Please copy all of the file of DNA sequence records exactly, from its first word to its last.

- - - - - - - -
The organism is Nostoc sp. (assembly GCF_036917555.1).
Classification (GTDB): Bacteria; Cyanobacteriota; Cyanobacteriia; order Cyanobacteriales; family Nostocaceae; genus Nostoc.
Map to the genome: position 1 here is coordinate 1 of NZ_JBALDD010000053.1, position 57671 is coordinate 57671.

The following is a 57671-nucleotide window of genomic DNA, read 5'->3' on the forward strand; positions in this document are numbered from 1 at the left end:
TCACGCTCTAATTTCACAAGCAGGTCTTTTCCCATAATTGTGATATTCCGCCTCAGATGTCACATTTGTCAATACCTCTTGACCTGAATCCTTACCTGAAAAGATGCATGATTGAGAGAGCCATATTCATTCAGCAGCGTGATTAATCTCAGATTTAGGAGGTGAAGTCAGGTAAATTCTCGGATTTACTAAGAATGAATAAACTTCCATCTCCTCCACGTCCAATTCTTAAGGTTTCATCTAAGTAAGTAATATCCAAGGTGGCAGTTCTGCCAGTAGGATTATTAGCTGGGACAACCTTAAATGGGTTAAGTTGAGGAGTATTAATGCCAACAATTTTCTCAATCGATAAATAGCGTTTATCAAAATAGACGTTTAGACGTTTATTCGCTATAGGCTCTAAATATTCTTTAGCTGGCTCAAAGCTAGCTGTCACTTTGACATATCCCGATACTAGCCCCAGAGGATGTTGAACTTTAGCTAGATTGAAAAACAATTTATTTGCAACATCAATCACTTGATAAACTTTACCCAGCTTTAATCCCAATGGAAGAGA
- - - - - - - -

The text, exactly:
The organism is Nostoc sp. (assembly GCF_036917555.1).
Classification (GTDB): Bacteria; Cyanobacteriota; Cyanobacteriia; order Cyanobacteriales; family Nostocaceae; genus Nostoc.
Map to the genome: position 1 here is coordinate 1 of NZ_JBALDD010000053.1, position 57671 is coordinate 57671.

The following is a 57671-nucleotide window of genomic DNA, read 5'->3' on the forward strand; positions in this document are numbered from 1 at the left end:
TCACGCTCTAATTTCACAAGCAGGTCTTTTCCCATAATTGTGATATTCCGCCTCAGATGTCACATTTGTCAATACCTCTTGACCTGAATCCTTACCTGAAAAGATGCATGATTGAGAGAGCCATATTCATTCAGCAGCGTGATTAATCTCAGATTTAGGAGGTGAAGTCAGGTAAATTCTCGGATTTACTAAGAATGAATAAACTTCCATCTCCTCCACGTCCAATTCTTAAGGTTTCATCTAAGTAAGTAATATCCAAGGTGGCAGTTCTGCCAGTAGGATTATTAGCTGGGACAACCTTAAATGGGTTAAGTTGAGGAGTATTAATGCCAACAATTTTCTCAATCGATAAATAGCGTTTATCAAAATAGACGTTTAGACGTTTATTCGCTATAGGCTCTAAATATTCTTTAGCTGGCTCAAAGCTAGCTGTCACTTTGACATATCCCGATACTAGCCCCAGAGGATGTTGAACTTTAGCTAGATTGAAAAACAATTTATTTGCAACATCAATCACTTGATAAACTTTACCCAGCTTTAATCCCAATGGAAGAGA